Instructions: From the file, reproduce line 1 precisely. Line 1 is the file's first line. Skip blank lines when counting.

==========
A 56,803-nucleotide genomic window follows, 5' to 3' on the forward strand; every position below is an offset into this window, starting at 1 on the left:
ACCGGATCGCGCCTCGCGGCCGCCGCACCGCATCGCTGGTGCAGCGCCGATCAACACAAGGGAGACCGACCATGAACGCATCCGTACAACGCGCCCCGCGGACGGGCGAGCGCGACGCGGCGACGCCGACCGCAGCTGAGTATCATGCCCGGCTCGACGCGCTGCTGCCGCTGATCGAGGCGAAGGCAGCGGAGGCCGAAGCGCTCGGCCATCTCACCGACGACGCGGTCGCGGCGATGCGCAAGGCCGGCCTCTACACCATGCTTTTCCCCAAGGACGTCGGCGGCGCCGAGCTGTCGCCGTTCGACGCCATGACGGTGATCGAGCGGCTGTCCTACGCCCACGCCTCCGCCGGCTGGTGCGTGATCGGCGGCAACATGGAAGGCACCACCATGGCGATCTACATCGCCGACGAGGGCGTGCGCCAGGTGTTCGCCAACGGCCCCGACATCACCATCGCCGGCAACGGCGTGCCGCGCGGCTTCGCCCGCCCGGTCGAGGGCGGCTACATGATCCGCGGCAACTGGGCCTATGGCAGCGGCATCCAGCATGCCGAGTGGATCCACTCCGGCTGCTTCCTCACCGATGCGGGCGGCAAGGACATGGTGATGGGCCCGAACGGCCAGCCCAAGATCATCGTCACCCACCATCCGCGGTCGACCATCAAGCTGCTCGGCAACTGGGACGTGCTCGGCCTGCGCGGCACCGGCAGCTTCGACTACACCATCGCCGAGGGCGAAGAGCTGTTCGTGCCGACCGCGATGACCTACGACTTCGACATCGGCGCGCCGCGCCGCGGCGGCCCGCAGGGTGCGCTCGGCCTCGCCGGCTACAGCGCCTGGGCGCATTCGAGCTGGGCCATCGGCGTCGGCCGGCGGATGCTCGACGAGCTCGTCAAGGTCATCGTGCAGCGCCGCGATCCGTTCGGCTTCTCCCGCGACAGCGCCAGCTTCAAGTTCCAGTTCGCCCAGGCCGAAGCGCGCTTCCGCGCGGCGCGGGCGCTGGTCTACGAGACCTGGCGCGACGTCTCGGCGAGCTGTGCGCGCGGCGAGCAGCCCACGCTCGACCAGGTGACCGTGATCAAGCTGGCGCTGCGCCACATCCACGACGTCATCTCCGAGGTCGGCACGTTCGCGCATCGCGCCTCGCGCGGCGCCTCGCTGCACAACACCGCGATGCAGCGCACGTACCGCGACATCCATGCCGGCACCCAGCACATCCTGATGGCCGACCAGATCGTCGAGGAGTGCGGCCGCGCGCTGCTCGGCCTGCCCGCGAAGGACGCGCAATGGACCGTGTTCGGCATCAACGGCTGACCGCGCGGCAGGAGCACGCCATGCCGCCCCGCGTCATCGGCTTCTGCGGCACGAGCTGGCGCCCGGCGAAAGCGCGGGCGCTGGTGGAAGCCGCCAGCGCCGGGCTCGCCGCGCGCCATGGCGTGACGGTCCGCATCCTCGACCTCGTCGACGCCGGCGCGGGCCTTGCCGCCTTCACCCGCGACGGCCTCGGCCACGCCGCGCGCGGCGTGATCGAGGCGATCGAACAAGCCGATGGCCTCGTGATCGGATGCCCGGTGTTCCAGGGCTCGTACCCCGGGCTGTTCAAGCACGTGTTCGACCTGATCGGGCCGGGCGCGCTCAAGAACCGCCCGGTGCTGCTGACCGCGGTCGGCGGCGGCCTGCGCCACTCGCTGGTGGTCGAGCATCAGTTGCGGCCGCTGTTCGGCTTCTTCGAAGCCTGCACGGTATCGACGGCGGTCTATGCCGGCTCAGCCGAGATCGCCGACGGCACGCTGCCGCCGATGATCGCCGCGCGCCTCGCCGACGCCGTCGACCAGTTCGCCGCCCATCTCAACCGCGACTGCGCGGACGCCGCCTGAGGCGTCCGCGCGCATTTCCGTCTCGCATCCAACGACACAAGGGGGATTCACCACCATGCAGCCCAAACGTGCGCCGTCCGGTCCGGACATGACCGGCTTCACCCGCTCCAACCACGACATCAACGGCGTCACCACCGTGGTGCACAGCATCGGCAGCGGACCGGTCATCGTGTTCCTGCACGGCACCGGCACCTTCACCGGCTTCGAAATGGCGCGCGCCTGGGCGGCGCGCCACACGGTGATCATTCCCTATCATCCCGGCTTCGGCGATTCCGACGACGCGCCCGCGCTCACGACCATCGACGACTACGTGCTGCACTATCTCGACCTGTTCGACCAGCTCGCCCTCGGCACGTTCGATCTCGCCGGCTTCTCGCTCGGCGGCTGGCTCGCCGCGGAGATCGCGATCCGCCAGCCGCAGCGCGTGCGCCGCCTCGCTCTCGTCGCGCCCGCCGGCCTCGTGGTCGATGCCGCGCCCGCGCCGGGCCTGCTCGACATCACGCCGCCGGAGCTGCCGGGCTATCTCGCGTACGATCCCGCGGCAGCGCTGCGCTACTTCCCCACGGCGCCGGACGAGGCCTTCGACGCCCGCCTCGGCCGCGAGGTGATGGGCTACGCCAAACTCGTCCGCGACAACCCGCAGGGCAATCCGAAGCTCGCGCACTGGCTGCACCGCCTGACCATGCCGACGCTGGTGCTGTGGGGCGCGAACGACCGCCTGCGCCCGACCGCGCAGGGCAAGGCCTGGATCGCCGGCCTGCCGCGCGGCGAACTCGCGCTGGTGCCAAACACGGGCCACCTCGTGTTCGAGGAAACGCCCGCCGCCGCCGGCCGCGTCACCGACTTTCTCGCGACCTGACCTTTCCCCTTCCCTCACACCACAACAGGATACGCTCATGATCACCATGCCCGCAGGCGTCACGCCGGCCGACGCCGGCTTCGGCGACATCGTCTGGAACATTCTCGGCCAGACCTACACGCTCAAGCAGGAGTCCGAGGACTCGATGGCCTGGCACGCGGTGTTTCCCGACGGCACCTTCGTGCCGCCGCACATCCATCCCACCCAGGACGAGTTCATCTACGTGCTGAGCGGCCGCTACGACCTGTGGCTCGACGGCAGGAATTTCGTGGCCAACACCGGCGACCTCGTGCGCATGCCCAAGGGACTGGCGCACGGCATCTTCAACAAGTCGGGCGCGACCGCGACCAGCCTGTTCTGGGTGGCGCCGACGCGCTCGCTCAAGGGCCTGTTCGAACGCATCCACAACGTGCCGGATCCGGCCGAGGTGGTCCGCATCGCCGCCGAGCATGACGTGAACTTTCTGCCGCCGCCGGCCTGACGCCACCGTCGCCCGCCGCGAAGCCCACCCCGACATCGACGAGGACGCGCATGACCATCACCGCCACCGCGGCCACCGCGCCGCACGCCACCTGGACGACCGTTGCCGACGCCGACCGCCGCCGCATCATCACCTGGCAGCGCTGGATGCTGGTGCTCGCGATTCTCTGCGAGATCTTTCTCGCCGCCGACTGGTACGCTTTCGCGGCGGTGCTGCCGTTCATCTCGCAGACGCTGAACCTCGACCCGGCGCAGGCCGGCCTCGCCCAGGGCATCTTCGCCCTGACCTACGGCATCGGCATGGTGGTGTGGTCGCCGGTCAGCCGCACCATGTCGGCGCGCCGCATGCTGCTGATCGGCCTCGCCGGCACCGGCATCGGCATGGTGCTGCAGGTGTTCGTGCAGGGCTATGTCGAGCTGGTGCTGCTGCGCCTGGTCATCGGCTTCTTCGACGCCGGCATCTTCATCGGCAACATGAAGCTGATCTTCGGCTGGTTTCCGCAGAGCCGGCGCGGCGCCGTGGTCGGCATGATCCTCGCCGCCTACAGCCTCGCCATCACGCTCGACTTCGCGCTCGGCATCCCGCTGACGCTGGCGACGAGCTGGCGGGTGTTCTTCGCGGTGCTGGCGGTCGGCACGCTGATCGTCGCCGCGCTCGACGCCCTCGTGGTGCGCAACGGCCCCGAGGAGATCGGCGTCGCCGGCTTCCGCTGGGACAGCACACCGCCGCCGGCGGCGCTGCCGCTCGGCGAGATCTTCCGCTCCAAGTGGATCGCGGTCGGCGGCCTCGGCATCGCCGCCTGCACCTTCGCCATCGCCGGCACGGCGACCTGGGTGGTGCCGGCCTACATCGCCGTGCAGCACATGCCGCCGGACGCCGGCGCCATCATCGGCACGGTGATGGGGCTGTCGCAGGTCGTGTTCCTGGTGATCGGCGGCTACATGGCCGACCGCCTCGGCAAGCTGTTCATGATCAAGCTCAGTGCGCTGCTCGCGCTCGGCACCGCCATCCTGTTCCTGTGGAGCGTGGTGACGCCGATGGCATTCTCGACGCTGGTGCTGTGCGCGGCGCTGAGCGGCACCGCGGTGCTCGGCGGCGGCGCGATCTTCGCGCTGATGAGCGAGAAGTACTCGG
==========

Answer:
A 56,803-nucleotide genomic window follows, 5' to 3' on the forward strand; every position below is an offset into this window, starting at 1 on the left: